We received 10,000 reports of firework incidents
This year we received 10,694 reports of firework incidents from concerned animal owners. An online reporting page, set up specifically for fireworks for the first time this year, has allowed worried owners to report issues directly to us.
Of the responses, 96% said their animals felt fear after neighbours let off private fireworks with no prior warning. 87% of these responses related to dogs, 22% to cats, 7% to small furries and 6% to horses (some people who have used the reporting system may own more than one animal).
We also received 64 calls to our cruelty line to report fireworks-related issues in November alone.
One of our branches, Oak and Furrows Wildlife Rescue Centre in Leigh, Wiltshire, received a report of a terrified deer running in circles in a field - with fireworks being let off right next door. The call came in from an owner of some horses also in the field as they had gone to check on them fearing they would be spooked.
Deputy manager Anj Saunders said:
The young roe deer was found running in panicked circles because the fireworks were scaring him. He had his head stuck in a fence and was blind with shock - he had also ripped both antlers out.
Anj added: "One of our animal carers, along with a vet, brought him into the centre and gave him pain relief, anti inflammatories and antibiotics for the wounds to his head and eyes.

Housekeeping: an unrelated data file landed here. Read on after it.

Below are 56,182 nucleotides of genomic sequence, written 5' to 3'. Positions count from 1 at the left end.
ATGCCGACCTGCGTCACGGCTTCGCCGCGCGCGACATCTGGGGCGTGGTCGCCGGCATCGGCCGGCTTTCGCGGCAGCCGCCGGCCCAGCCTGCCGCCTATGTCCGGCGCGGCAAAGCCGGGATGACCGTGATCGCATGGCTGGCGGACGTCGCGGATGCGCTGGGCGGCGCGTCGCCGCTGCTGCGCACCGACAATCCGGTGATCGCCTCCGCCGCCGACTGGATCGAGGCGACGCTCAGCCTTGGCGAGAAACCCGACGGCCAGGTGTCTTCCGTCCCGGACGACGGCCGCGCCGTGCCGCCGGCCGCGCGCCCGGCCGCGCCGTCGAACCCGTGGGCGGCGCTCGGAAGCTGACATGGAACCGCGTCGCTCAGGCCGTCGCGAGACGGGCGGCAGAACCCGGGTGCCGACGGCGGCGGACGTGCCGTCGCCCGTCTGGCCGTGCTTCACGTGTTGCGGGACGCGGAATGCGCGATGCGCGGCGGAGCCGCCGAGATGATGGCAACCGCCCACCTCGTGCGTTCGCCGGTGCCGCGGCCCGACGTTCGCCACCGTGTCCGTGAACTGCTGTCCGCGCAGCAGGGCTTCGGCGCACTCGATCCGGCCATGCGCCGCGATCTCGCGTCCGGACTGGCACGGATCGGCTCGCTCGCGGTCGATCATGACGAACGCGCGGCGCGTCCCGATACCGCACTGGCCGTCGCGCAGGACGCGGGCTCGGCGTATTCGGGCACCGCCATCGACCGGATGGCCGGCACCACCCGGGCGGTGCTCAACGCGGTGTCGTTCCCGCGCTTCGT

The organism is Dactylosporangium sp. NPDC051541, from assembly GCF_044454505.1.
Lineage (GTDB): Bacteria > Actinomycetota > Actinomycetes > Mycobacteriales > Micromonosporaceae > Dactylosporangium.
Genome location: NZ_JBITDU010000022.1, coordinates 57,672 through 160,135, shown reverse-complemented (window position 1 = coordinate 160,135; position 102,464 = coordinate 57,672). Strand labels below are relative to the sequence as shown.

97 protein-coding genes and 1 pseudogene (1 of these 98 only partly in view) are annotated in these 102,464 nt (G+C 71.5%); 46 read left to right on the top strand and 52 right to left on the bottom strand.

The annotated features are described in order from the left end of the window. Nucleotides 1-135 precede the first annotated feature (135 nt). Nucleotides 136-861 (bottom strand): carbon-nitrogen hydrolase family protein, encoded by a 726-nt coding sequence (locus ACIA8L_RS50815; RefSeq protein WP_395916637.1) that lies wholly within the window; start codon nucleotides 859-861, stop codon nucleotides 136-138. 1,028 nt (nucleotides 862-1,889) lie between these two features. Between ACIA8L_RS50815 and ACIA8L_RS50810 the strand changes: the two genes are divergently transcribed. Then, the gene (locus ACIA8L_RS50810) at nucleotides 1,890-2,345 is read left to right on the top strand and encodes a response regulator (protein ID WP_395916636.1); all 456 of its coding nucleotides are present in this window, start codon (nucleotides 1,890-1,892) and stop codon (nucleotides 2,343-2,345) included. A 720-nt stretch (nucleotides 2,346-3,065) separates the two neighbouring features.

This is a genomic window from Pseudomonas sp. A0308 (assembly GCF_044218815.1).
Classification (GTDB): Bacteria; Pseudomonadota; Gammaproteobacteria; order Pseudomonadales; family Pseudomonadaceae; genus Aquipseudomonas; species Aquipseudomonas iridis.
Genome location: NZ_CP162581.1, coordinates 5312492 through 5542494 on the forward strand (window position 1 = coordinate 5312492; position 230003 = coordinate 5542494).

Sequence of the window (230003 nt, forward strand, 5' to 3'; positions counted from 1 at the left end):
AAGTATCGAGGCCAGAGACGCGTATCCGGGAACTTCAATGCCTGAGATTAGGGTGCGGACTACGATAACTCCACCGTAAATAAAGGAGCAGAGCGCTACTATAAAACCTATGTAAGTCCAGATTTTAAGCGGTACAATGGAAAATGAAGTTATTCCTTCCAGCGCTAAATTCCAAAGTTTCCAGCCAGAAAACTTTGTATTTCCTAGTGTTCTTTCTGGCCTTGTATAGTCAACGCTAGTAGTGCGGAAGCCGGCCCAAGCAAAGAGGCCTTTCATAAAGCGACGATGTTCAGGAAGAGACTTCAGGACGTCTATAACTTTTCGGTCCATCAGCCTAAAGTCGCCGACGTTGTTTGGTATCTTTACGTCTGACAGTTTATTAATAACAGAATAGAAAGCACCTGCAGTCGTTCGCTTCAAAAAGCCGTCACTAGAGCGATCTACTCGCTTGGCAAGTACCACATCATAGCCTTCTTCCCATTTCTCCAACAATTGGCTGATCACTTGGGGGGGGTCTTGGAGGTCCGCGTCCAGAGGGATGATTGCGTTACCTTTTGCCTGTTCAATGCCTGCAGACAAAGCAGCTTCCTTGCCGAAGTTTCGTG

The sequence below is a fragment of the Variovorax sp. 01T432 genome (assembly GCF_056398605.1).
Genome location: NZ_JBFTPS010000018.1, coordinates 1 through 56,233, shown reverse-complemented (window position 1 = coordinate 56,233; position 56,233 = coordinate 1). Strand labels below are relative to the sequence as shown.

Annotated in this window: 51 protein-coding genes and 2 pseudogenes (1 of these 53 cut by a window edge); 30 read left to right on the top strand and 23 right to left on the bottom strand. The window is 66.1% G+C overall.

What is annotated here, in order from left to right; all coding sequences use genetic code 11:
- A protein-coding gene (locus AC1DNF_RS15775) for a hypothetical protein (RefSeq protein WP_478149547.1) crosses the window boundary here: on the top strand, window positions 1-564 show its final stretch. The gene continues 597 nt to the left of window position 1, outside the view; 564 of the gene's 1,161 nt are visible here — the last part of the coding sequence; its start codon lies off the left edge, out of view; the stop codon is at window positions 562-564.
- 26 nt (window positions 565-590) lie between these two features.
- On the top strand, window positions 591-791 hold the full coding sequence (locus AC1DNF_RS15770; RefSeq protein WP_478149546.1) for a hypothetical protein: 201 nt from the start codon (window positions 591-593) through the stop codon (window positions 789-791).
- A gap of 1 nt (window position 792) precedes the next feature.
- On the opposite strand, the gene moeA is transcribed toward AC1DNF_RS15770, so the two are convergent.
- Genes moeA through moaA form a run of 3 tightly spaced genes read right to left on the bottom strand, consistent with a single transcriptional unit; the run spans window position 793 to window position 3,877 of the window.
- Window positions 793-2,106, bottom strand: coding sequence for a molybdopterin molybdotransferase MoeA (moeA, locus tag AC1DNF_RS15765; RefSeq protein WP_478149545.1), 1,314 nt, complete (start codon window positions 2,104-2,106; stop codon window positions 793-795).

"He is otherwise quite plump and in good condition, however the next few days will be crucial as deer often succumb to a disease called captive myopathy which is caused by extreme stress and rescues lose many deer to it. He will be kept quiet in our stable and he is currently resting with a lot of soft bedding to keep the pen as safe as possible for him while he can't see.
This situation is obviously going to compromise him in the wild as he has lost his antlers, hopefully they will grow back but it won't be this year. We are hoping his eyesight will return to normal, as this can be a side effect of shock for deer."
'We still have a long way to go' to ease the stress caused by fireworks
"It's very frustrating for those of us who look after animals to see the effects of fireworks, and especially those which are set off totally irresponsibly near animals," Anj added. "If people do want to set them off we would urge them to use common sense and to make sure they are well away from any animals, especially those kept outside."
Campaigns manager Carrie Stones said: "Sadly this year we have again heard many distressing stories of dogs, cats, horses and wildlife left in fear due to fireworks. Whilst it is encouraging to see that supermarkets are selling low noise fireworks and some local councils are now setting their own guidelines, this shows us that we still have a long way to go.
"We have heard of dogs going missing after running away in fear and some owners having to leave their homes to go to a remote location once the fireworks start up to try to calm their animals down."
Please, if you are planning to use fireworks as we head towards Christmas and New Year, be courteous to your neighbours - use low noise options and let them know in advance.
- For tips on how to help animals who are distressed by fireworks please head to our advice pages.